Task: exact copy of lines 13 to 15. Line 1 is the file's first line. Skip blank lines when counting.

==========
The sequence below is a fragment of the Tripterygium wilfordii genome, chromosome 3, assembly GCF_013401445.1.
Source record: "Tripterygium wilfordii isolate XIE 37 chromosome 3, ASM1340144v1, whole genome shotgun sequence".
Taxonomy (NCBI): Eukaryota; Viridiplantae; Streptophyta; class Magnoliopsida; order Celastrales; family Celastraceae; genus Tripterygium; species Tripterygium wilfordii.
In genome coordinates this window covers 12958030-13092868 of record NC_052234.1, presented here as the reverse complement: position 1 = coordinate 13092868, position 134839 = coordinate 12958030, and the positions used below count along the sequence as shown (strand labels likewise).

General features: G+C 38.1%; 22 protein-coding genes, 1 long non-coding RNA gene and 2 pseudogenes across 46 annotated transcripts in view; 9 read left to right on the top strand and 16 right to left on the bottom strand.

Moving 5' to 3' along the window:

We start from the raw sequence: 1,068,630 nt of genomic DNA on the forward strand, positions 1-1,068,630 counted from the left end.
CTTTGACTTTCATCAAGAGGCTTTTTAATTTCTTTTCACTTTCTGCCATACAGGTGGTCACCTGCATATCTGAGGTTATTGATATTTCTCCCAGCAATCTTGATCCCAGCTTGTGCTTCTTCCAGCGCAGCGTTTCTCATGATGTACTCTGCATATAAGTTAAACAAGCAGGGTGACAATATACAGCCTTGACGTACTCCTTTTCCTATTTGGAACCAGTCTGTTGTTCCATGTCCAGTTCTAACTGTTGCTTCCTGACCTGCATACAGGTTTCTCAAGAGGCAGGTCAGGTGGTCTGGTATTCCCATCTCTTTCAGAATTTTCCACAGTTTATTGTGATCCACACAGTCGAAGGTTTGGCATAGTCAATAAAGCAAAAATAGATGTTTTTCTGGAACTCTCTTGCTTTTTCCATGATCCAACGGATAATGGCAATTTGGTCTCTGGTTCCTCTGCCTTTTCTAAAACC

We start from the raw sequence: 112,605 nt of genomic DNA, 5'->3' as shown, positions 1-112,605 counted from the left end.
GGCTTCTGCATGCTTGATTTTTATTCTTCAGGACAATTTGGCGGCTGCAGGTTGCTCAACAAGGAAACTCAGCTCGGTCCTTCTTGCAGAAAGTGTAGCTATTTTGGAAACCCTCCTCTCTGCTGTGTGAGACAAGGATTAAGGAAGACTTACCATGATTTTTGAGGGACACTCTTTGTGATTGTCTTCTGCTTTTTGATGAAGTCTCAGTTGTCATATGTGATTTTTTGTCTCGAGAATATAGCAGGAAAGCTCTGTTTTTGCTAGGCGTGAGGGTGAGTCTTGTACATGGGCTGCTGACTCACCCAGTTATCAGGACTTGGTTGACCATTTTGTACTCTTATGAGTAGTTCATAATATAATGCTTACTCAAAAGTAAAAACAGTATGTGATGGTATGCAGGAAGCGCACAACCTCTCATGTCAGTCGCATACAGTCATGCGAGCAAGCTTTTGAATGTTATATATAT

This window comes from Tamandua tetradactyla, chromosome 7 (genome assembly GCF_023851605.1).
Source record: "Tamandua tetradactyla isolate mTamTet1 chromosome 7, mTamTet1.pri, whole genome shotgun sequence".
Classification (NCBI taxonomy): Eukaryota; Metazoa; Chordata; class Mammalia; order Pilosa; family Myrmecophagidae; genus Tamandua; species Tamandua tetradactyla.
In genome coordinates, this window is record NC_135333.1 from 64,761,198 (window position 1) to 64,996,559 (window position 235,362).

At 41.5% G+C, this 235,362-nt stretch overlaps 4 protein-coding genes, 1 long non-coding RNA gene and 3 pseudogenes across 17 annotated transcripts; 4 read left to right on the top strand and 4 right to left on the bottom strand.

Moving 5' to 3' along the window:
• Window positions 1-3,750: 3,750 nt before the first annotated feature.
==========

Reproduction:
Classification (NCBI taxonomy): Eukaryota; Metazoa; Chordata; class Mammalia; order Pilosa; family Myrmecophagidae; genus Tamandua; species Tamandua tetradactyla.
In genome coordinates, this window is record NC_135333.1 from 64,761,198 (window position 1) to 64,996,559 (window position 235,362).

At 41.5% G+C, this 235,362-nt stretch overlaps 4 protein-coding genes, 1 long non-coding RNA gene and 3 pseudogenes across 17 annotated transcripts; 4 read left to right on the top strand and 4 right to left on the bottom strand.